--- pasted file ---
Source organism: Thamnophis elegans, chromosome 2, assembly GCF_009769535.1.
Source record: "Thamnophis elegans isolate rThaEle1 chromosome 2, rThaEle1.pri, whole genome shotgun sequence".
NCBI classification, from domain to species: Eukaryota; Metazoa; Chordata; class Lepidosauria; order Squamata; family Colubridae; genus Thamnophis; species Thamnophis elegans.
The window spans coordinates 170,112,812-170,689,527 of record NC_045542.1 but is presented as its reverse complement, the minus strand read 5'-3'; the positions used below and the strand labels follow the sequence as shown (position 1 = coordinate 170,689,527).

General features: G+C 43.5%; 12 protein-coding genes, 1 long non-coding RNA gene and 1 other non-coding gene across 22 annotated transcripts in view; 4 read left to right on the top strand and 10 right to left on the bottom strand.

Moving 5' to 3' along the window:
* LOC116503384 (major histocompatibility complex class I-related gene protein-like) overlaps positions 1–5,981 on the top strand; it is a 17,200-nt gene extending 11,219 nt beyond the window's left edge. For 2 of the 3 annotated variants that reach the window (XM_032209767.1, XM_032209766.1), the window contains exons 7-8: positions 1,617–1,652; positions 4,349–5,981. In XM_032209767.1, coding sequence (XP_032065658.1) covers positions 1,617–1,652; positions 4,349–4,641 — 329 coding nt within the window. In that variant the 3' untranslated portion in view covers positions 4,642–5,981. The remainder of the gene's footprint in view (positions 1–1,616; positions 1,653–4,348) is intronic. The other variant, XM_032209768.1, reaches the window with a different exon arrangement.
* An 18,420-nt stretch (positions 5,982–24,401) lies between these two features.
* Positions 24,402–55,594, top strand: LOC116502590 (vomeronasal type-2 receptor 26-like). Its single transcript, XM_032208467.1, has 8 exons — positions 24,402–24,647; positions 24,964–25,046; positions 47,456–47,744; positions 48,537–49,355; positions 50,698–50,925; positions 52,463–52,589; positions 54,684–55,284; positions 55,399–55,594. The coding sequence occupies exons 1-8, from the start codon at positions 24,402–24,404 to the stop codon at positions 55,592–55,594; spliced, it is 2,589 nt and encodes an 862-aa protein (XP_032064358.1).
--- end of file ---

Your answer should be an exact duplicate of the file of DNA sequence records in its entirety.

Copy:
Source organism: Thamnophis elegans, chromosome 2, assembly GCF_009769535.1.
Source record: "Thamnophis elegans isolate rThaEle1 chromosome 2, rThaEle1.pri, whole genome shotgun sequence".
NCBI classification, from domain to species: Eukaryota; Metazoa; Chordata; class Lepidosauria; order Squamata; family Colubridae; genus Thamnophis; species Thamnophis elegans.
The window spans coordinates 170,112,812-170,689,527 of record NC_045542.1 but is presented as its reverse complement, the minus strand read 5'-3'; the positions used below and the strand labels follow the sequence as shown (position 1 = coordinate 170,689,527).

General features: G+C 43.5%; 12 protein-coding genes, 1 long non-coding RNA gene and 1 other non-coding gene across 22 annotated transcripts in view; 4 read left to right on the top strand and 10 right to left on the bottom strand.

Moving 5' to 3' along the window:
* LOC116503384 (major histocompatibility complex class I-related gene protein-like) overlaps positions 1–5,981 on the top strand; it is a 17,200-nt gene extending 11,219 nt beyond the window's left edge. For 2 of the 3 annotated variants that reach the window (XM_032209767.1, XM_032209766.1), the window contains exons 7-8: positions 1,617–1,652; positions 4,349–5,981. In XM_032209767.1, coding sequence (XP_032065658.1) covers positions 1,617–1,652; positions 4,349–4,641 — 329 coding nt within the window. In that variant the 3' untranslated portion in view covers positions 4,642–5,981. The remainder of the gene's footprint in view (positions 1–1,616; positions 1,653–4,348) is intronic. The other variant, XM_032209768.1, reaches the window with a different exon arrangement.
* An 18,420-nt stretch (positions 5,982–24,401) lies between these two features.
* Positions 24,402–55,594, top strand: LOC116502590 (vomeronasal type-2 receptor 26-like). Its single transcript, XM_032208467.1, has 8 exons — positions 24,402–24,647; positions 24,964–25,046; positions 47,456–47,744; positions 48,537–49,355; positions 50,698–50,925; positions 52,463–52,589; positions 54,684–55,284; positions 55,399–55,594. The coding sequence occupies exons 1-8, from the start codon at positions 24,402–24,404 to the stop codon at positions 55,592–55,594; spliced, it is 2,589 nt and encodes an 862-aa protein (XP_032064358.1).